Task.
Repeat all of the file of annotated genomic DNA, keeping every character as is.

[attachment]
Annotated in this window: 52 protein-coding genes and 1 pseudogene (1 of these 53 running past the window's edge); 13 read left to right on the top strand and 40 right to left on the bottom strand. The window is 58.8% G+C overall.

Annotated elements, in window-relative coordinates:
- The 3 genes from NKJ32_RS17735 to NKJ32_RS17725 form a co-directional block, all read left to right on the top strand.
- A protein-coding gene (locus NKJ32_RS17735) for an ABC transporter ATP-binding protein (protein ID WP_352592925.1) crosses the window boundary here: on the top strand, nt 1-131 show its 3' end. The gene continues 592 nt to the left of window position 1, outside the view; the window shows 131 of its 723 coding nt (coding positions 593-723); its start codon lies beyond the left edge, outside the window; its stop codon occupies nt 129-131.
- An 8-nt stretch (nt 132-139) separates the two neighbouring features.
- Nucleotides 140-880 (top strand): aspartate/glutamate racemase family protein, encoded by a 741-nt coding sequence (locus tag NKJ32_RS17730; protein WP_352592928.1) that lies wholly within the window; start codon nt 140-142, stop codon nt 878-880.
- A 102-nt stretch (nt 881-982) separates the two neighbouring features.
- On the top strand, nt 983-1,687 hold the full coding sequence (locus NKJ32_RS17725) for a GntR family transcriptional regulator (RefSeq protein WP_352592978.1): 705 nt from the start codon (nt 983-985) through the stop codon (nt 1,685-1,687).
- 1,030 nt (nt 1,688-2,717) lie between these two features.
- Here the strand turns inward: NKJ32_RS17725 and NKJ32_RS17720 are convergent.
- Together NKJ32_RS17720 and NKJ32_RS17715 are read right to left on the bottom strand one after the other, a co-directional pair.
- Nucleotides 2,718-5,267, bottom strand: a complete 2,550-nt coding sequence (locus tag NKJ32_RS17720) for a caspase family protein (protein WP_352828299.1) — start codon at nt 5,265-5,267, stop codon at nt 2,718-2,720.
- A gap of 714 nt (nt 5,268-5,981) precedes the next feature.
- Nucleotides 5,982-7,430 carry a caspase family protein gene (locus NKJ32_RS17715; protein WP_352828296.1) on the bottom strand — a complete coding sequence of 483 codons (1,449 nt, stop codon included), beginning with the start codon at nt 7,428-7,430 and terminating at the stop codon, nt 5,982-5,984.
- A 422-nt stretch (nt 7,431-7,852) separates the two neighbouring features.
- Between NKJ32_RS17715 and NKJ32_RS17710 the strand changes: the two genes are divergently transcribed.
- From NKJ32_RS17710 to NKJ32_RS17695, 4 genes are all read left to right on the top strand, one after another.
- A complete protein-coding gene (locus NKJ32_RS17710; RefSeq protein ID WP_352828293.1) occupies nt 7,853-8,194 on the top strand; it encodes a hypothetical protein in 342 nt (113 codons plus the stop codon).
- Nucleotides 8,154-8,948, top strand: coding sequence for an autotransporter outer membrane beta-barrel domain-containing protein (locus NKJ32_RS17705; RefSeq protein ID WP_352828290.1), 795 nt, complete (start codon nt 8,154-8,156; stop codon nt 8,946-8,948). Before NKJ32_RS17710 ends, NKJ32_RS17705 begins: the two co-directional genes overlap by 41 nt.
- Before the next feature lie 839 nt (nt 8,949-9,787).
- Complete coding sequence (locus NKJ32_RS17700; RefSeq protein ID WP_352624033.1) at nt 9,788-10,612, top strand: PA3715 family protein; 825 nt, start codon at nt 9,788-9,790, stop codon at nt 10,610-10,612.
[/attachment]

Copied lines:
Annotated in this window: 52 protein-coding genes and 1 pseudogene (1 of these 53 running past the window's edge); 13 read left to right on the top strand and 40 right to left on the bottom strand. The window is 58.8% G+C overall.

Annotated elements, in window-relative coordinates:
- The 3 genes from NKJ32_RS17735 to NKJ32_RS17725 form a co-directional block, all read left to right on the top strand.
- A protein-coding gene (locus NKJ32_RS17735) for an ABC transporter ATP-binding protein (protein ID WP_352592925.1) crosses the window boundary here: on the top strand, nt 1-131 show its 3' end. The gene continues 592 nt to the left of window position 1, outside the view; the window shows 131 of its 723 coding nt (coding positions 593-723); its start codon lies beyond the left edge, outside the window; its stop codon occupies nt 129-131.
- An 8-nt stretch (nt 132-139) separates the two neighbouring features.
- Nucleotides 140-880 (top strand): aspartate/glutamate racemase family protein, encoded by a 741-nt coding sequence (locus tag NKJ32_RS17730; protein WP_352592928.1) that lies wholly within the window; start codon nt 140-142, stop codon nt 878-880.
- A 102-nt stretch (nt 881-982) separates the two neighbouring features.
- On the top strand, nt 983-1,687 hold the full coding sequence (locus NKJ32_RS17725) for a GntR family transcriptional regulator (RefSeq protein WP_352592978.1): 705 nt from the start codon (nt 983-985) through the stop codon (nt 1,685-1,687).
- 1,030 nt (nt 1,688-2,717) lie between these two features.
- Here the strand turns inward: NKJ32_RS17725 and NKJ32_RS17720 are convergent.
- Together NKJ32_RS17720 and NKJ32_RS17715 are read right to left on the bottom strand one after the other, a co-directional pair.
- Nucleotides 2,718-5,267, bottom strand: a complete 2,550-nt coding sequence (locus tag NKJ32_RS17720) for a caspase family protein (protein WP_352828299.1) — start codon at nt 5,265-5,267, stop codon at nt 2,718-2,720.
- A gap of 714 nt (nt 5,268-5,981) precedes the next feature.
- Nucleotides 5,982-7,430 carry a caspase family protein gene (locus NKJ32_RS17715; protein WP_352828296.1) on the bottom strand — a complete coding sequence of 483 codons (1,449 nt, stop codon included), beginning with the start codon at nt 7,428-7,430 and terminating at the stop codon, nt 5,982-5,984.
- A 422-nt stretch (nt 7,431-7,852) separates the two neighbouring features.
- Between NKJ32_RS17715 and NKJ32_RS17710 the strand changes: the two genes are divergently transcribed.
- From NKJ32_RS17710 to NKJ32_RS17695, 4 genes are all read left to right on the top strand, one after another.
- A complete protein-coding gene (locus NKJ32_RS17710; RefSeq protein ID WP_352828293.1) occupies nt 7,853-8,194 on the top strand; it encodes a hypothetical protein in 342 nt (113 codons plus the stop codon).
- Nucleotides 8,154-8,948, top strand: coding sequence for an autotransporter outer membrane beta-barrel domain-containing protein (locus NKJ32_RS17705; RefSeq protein ID WP_352828290.1), 795 nt, complete (start codon nt 8,154-8,156; stop codon nt 8,946-8,948). Before NKJ32_RS17710 ends, NKJ32_RS17705 begins: the two co-directional genes overlap by 41 nt.
- Before the next feature lie 839 nt (nt 8,949-9,787).
- Complete coding sequence (locus NKJ32_RS17700; RefSeq protein ID WP_352624033.1) at nt 9,788-10,612, top strand: PA3715 family protein; 825 nt, start codon at nt 9,788-9,790, stop codon at nt 10,610-10,612.